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Lent reflections (1)

February 27th, 2008 by isaac · 3 Comments

I wrote a series of Lent reflections for a Mennonite magazine: Leader. They had to edit them down quite a bit to fit the magazine’s parameters. Below is my unedited reflection on the Scripture passages for the first Sunday of Lent.

Lent 1: Genesis 2:15-17, 3:1-7; Psalm 32; Romans 5:12-19; Matthew 4:1-11.

Lent is a season where we follow Jesus into the wilderness and learn to resist the temptation to take control of our destiny, to be our own gods. Life is not something we achieve with our strength; rather, it is something we receive as a gift from God—as Paul says, it is a “free gift,” an “overflow of grace” (Rom. 5:17). During Lent we resist the temptation to think of our future as something we grasp, something we possess; and instead we train ourselves to wait for what we cannot achieve nor conceive: the wondrous grace of the embrace of God demonstrated to us through Jesus Christ.

This is our fallen condition: we want to be divine, not human; gods, not creatures. In the story of creation and fall, the serpent leads the first man and woman to a tree that will make them “be like God” (Gen. 3:5). When the man and woman reach for the fruit, they seek to leave their creatureliness behind forever, and soar the heights of heaven as God’s equals. But their grasp at divinity fails when they look at their naked bodies—their flesh still bears the marks of humanity. They failed at their quest for divinity and their bodies testify to their failure. As Sebastian Moore says, “man is ashamed of his body because it remains faithful to God in being what it is, while man tries to be God” (Jesus the Liberator of Desire, pp. 163-164). But equality with God is not something to be grasped, as Jesus teaches us.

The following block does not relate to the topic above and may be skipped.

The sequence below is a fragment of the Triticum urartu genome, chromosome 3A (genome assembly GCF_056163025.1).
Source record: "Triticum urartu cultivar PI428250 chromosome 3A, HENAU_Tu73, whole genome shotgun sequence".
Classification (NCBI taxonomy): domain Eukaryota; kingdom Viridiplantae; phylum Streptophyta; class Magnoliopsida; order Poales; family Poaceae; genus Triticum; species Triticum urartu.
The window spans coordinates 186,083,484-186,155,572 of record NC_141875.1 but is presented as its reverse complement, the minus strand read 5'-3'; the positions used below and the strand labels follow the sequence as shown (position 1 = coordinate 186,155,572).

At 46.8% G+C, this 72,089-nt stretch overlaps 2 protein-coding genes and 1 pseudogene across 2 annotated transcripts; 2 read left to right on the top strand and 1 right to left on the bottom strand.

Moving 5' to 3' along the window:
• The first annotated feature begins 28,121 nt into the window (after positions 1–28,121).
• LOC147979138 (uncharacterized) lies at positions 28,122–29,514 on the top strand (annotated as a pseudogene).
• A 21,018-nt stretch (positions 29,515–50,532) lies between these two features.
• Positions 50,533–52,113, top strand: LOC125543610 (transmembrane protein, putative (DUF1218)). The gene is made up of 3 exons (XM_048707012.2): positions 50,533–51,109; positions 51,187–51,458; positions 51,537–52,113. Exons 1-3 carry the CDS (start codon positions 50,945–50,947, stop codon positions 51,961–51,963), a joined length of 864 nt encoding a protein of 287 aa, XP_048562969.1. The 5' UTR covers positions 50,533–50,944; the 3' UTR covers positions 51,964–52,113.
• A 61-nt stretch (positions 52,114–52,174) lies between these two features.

“Jesus was led by the Spirit into the wilderness” (Matt. 4:1). And when the tempter confronts him, Jesus succeeds where the man and woman in the garden failed: Jesus doesn’t escape his humanity; instead he chooses to suffer like us, and ultimately for us. The devil tempts Jesus with short-cuts to his destiny as Messiah that bypass suffering and death. But Jesus refuses to grasp at his destiny, to choose his own path. Instead he suffers hunger in the wilderness, and waits for the ministry of God’s angels.

Tags: theology

3 responses so far ↓

  • 1 melissa flo-bix // Feb 27, 2008 at 4:42 pm

    Hi Isaac, I think I saw a picture of you and some other CHMFs in the Leader a few months back…

    Hey, can I get a post response from you?


  • 2 isaac // Feb 27, 2008 at 7:13 pm

    Mel, I guess I didn’t notice your site change. I just posted something on your post.

  • 3 Lent reflections (6) // Mar 17, 2008 at 7:08 am

    [...] Lenten reflections I wrote of the Mennonite publication, Leader Magazine. Here are the other ones: Lent 1, Lent 2, Lent 3, Lent 4, Lent 5. [...]